Name of the provider to use to create the instances that generate session IDs. If an invalid algorithm and/or provider is specified, the Manager will use the platform default provider and the default algorithm. If not specified, the platform default provider will be used.


Name of the algorithm to use to create the instances that generate session IDs. If an invalid algorithm and/or provider is specified, the Manager will use the platform default provider and the default algorithm. If not specified, the default algorithm of SHA1PRNG will be used. If the default algorithm is not supported, the platform default will be used. To specify that the platform default should be used, do not set the secureRandomProvider attribute and set this attribute to the empty string.


Flag whether send all actions for session across Tomcat cluster nodes. If set to false, if already done something to the same attribute, make sure don’t send multiple actions across Tomcat cluster nodes. In that case, sends only the actions that have been added at last. Default is false.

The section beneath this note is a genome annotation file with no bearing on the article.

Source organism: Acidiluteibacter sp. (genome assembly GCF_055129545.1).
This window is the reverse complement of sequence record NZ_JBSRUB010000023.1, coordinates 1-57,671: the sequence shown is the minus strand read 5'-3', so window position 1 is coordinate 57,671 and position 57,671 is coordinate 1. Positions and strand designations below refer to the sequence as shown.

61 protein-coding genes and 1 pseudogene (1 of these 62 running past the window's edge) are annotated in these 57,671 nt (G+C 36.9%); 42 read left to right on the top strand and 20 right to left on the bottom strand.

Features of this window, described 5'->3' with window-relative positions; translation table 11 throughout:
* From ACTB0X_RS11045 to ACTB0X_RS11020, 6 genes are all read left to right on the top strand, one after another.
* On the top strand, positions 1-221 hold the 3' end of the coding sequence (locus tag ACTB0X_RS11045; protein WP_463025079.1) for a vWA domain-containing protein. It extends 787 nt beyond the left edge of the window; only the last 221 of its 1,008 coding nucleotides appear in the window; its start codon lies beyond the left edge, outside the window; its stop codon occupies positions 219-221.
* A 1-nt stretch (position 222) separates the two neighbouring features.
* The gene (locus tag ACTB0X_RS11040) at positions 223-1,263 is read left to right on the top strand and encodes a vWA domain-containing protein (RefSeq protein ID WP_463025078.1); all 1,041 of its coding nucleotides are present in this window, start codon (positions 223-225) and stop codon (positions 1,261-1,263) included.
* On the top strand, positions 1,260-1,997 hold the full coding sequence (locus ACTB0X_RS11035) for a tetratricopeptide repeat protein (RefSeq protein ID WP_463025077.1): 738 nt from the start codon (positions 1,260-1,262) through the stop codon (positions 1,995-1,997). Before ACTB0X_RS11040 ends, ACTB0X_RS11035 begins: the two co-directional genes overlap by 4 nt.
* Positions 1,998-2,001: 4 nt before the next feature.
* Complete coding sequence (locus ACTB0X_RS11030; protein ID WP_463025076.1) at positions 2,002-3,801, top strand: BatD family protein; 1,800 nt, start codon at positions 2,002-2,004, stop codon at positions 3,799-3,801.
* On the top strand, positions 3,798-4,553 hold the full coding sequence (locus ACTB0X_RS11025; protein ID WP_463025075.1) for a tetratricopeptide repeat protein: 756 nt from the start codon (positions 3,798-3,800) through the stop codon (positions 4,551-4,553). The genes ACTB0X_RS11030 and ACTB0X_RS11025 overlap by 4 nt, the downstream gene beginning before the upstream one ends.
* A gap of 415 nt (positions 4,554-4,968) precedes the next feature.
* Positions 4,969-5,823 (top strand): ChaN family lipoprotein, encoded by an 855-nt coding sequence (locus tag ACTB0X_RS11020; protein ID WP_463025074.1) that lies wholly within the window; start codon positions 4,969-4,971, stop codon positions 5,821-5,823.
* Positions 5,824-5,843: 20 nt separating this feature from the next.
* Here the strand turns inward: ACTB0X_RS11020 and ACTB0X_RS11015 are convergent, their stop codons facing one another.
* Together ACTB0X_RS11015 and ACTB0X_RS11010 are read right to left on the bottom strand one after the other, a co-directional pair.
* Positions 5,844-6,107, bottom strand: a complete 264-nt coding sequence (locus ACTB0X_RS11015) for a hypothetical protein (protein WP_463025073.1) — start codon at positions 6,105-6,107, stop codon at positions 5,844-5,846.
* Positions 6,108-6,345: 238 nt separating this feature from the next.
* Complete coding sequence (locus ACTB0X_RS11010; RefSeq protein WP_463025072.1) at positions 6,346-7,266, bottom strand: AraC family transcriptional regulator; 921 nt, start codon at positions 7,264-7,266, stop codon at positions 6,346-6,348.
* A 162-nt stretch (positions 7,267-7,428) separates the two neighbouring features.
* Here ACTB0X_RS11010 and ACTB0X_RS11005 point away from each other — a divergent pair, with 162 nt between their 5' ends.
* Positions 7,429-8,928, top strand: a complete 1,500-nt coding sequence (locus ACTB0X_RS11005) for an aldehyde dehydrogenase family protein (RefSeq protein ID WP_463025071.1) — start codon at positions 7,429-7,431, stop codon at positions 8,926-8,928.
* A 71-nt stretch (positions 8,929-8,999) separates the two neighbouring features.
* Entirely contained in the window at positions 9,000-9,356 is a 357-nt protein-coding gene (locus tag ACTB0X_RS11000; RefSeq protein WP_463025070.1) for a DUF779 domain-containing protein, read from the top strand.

There is also a property specific to the JWS HotRodManager, shown below:



Determines whether or not all attributes that compose a session should be serialized together (COARSE) or individually (FINE). When using a COARSE strategy relationships between objects will be preserved. FINE uses less memory, as only the attributes that have changed are serialized. Defaults to COARSE.

In addition to the attributes inherited from Tomcat, the HotRodManager may use any of the properties typically available to a RemoteCacheManager. These are outlined in HotRod Properties.

When using HotRod properties only the property name itself is required. For instance, to configure TCP KEEPALIVE and TCP NODELAY on the manager the following xml snippet would be used:

<Manager className="org.wildfly.clustering.tomcat.hotrod.HotRodManager"